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2

The following is useful in applications where we want to null out interfering tones that are within are spectrum of interest where our signal occupies, so with that we want to minimize how much spectrum we remove. In cases where we are really only interested in the signal at 60 Hz (as the OP may be) then a PLL or 2nd order resonator would be most applicable ...


0

My apologies if this is more of a comment then an answer, given my low reputation. As the other comments have mentioned, a sinusoidal impulse response at 60 Hz would be adequate for satisfying the removal of harmonics. If you are concerned with preserving group-delay (and thus phase-delay), consider using a zero-phase digital filter. The MATLAB documentation ...


4

Like @MattL. and @aconcernedcitizen say, the issue is numerical. Python's scipy.signal.firls uses internally the solver scipy.linalg.solve. For your input, the solver throws a "matrix singular" error, but firls suppresses the error and falls back to another solver scipy.linalg.lstsq which doesn't throw an error but also doesn't get the problem ...


6

The problem lies in the formulation of the desired response, and especially in the "don't care" region, which is extremely wide for the chosen filter length. Even though I can't give any exact relation between transition band width and filter length, I know that in the case of a least squares design, the matrix of the system of linear equations ...


1

To align the samples (and realigning with different filter implementations) consider implementing actual timing and carrier recovery loops, or using those discriminators and approaches to manually correcting the offsets as would be done in those acquisition and tracking loops. This will put you on the road toward an actual implementation when the transmitter ...


0

A simple solution to model fixed point IIR filters in Python is to use integer and modulo arithmetic. There are also fixed point libraries out there for more extensive implementations that would be useful for bit accurate modelling and verification but for simple testing of quantization effects on IIR and FIR filters using integer math should be more than ...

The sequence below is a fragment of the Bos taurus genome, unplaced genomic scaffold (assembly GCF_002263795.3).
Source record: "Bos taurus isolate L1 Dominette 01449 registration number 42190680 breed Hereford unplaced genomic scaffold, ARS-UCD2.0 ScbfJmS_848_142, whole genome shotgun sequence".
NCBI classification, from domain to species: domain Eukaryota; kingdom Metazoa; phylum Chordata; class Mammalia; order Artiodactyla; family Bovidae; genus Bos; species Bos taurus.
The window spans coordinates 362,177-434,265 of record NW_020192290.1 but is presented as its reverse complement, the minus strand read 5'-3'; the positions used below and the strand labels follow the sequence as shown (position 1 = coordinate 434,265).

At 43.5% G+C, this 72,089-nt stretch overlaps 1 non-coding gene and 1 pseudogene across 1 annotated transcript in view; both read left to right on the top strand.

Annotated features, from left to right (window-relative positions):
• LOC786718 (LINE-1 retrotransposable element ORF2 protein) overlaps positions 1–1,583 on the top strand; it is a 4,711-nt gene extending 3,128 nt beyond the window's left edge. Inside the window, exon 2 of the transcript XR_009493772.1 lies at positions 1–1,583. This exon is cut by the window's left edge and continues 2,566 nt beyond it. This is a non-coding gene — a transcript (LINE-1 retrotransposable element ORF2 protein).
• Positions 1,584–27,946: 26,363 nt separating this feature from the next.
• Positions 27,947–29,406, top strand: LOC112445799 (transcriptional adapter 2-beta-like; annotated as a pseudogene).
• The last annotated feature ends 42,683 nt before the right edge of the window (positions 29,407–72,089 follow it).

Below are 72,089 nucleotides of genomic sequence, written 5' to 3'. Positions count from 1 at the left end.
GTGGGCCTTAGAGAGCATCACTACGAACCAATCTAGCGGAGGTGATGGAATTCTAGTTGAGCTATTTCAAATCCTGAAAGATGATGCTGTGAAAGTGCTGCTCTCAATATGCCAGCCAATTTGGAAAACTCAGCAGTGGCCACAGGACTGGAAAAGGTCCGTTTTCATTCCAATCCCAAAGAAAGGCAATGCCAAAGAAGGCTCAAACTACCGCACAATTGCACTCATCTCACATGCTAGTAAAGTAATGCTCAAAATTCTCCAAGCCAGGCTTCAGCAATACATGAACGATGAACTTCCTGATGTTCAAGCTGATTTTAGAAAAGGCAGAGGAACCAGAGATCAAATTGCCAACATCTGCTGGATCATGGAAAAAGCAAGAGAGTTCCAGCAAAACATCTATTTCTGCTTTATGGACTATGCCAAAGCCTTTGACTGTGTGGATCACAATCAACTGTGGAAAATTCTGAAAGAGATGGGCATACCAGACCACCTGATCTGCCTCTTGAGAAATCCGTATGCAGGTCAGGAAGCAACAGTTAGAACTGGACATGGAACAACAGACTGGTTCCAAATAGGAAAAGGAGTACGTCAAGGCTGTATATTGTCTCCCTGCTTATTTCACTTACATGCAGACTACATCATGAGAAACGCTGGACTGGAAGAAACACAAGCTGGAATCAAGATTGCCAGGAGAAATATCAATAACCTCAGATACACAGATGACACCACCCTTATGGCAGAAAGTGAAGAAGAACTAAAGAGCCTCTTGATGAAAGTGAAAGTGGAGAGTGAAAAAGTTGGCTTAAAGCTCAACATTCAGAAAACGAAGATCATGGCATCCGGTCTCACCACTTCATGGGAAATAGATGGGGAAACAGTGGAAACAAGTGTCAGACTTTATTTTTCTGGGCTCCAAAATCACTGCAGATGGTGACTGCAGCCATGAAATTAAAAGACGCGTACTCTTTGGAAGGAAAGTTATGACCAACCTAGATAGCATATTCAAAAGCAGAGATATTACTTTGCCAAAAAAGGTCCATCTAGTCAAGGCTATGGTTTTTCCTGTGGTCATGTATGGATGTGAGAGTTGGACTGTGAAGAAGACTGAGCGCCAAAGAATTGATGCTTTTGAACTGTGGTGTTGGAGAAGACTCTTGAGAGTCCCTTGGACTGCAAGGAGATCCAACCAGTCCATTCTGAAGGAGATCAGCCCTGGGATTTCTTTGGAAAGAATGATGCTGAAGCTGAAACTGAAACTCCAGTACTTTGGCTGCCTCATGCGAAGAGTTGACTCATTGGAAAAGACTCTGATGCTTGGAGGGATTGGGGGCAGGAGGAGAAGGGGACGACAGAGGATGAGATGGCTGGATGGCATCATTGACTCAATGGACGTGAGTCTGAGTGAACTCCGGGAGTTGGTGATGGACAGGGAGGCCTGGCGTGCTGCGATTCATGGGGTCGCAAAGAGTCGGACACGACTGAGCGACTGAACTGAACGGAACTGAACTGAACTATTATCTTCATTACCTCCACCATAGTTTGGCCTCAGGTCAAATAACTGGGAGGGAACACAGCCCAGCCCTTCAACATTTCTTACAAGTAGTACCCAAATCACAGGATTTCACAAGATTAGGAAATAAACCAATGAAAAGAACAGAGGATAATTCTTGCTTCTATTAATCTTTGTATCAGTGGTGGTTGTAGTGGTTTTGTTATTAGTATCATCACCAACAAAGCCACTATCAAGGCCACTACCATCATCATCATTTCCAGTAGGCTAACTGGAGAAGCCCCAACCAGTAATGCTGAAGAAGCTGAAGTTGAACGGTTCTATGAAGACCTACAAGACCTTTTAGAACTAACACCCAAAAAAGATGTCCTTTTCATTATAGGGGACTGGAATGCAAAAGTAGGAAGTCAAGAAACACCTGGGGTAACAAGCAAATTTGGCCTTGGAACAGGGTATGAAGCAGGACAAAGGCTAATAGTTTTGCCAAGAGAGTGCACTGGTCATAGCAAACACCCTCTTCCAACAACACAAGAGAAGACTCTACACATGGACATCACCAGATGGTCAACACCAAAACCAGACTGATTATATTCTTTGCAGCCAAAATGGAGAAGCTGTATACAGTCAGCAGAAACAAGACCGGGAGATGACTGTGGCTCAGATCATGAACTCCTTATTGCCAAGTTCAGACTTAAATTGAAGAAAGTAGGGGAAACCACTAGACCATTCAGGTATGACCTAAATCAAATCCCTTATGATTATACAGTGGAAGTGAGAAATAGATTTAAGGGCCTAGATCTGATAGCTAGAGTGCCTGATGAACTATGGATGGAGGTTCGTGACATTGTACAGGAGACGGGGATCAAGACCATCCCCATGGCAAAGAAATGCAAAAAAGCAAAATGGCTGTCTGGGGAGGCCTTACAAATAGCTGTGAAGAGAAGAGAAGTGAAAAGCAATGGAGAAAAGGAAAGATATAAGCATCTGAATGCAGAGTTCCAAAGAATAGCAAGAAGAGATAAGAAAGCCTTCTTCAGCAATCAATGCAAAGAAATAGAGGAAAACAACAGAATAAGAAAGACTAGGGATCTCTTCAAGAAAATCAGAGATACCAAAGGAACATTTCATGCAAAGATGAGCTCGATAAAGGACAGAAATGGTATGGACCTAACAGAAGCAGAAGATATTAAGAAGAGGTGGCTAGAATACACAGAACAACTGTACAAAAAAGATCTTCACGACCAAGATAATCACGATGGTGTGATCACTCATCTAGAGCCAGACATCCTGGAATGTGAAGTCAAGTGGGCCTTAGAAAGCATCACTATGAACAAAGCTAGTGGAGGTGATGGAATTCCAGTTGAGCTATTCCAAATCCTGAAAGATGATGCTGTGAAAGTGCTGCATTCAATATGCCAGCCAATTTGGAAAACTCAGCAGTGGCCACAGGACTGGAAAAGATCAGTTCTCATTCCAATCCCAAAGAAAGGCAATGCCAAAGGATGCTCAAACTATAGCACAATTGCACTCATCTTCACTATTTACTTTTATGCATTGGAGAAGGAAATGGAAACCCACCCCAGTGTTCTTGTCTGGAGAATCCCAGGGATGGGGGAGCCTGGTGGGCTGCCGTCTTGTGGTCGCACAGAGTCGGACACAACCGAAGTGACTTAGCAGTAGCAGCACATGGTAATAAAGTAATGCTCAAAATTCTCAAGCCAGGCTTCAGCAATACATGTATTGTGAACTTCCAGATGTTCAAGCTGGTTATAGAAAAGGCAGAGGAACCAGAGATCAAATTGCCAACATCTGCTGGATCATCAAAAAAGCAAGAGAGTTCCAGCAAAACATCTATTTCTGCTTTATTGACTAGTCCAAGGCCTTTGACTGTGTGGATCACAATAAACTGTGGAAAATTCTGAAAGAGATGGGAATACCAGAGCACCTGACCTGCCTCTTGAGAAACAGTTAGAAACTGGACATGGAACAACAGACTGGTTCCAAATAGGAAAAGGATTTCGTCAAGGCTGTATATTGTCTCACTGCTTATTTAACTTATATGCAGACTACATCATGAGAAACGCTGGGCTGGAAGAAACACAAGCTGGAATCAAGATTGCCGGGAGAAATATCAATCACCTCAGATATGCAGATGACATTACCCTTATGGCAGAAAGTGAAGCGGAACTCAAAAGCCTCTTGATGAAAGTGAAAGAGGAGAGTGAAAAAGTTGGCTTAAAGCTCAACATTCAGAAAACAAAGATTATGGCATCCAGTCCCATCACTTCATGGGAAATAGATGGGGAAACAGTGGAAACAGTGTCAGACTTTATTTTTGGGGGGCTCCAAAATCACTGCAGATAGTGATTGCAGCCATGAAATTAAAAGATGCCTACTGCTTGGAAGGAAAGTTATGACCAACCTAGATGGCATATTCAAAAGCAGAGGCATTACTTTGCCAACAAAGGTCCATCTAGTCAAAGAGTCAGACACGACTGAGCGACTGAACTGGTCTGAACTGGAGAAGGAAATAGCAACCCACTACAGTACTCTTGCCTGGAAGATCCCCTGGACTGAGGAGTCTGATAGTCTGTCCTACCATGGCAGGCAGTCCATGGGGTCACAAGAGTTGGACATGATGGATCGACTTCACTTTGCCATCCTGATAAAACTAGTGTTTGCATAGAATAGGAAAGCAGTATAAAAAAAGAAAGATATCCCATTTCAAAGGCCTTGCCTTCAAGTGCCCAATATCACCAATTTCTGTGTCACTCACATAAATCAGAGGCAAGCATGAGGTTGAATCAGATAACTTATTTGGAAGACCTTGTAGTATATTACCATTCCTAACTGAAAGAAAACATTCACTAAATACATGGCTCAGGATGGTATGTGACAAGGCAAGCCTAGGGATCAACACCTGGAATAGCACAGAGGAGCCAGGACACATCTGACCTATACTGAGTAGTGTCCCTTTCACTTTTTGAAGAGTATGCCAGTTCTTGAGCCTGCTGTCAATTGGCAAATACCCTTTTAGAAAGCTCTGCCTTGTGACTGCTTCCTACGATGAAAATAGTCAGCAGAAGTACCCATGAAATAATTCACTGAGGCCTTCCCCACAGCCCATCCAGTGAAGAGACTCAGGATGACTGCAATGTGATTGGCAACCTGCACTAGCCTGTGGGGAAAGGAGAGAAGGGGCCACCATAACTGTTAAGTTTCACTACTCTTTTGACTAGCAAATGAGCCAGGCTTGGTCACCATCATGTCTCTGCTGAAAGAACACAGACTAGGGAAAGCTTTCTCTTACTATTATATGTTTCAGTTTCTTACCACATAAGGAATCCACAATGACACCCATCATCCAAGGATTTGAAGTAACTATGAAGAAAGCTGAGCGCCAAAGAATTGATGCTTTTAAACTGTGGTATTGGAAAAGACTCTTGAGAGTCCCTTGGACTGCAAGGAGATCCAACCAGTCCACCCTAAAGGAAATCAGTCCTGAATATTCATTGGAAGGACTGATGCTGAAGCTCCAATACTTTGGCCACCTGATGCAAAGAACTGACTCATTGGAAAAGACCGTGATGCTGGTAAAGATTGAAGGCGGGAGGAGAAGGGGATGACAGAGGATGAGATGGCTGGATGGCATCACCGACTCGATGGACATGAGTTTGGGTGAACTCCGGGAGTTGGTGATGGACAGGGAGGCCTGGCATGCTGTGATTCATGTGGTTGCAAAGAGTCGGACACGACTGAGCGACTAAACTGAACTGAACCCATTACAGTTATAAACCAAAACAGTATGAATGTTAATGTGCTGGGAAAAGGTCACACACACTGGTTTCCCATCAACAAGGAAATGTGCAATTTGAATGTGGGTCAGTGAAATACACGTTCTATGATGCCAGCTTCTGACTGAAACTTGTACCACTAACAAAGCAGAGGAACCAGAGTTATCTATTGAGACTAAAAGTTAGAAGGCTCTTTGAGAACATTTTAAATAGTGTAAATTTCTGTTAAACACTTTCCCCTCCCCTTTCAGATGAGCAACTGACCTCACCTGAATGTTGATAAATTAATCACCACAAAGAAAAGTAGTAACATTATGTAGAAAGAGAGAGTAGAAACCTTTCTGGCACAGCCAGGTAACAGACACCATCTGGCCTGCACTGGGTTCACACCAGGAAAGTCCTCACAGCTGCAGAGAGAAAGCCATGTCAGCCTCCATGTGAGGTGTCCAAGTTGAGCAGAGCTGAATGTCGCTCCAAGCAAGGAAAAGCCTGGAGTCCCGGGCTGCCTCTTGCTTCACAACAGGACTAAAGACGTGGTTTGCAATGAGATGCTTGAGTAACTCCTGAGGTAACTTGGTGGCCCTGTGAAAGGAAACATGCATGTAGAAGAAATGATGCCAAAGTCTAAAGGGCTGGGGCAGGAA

2

To help your intuition, consider a sinusoidal signal with frequency $\omega_0$ and some arbitrary but constant phase $\phi$: $$x[n]=A\sin(\omega_0n+\phi)\tag{1}$$ Delaying the signal $x[n]$ by $n_0$ samples gives $$\begin{align}x[n-n_0]&=A\sin\big(\omega_0(n-n_0)+\phi\big)\\&=A\sin\big(\omega_0n-\omega_0n_0+\phi\big)\\&=A\sin\big(\omega_0n+\...


-1

One can show this mathematically by factoring and using Euler's formula \begin{align} H(\exp(j\omega T)) &= 1 + \exp(-j\omega T) \\ &= (\exp(j\omega T/2) + \exp(-j\omega T/2)) \exp(-j\omega T/2) \\ &= (\cos(\omega T/2) + j\sin(\omega T/2) + \cos(\omega T/2) - j\sin(\omega T/2)) \exp(-j\omega T/2) \\ &= 2 \cos(\omega T/2) \exp(-j\omega T/2) \...


3

My code is wrong Even without assuming that the code's behavior is wrong, for long-term maintainability it has its problems. You'd do much better to structure your code such that you have a data type defined that describes a 2nd-order filter (in C or C++ it would be a struct or class), and a data type that describes a filter's state (in C or C++ it could be ...


3

c) My code is wrong That one. You have your difference equations backwards. It should be $$y[n] = x[n] + 2x[n-1] + x[n-2] - a_1y[n-1] - a_2y[n-2]$$ You have your "a" and "b" coefficient swapped. You can probably do it this way, but it feels needlessly complicated. IMO it's easier to Start with the poles of an analog prototype filter. ...


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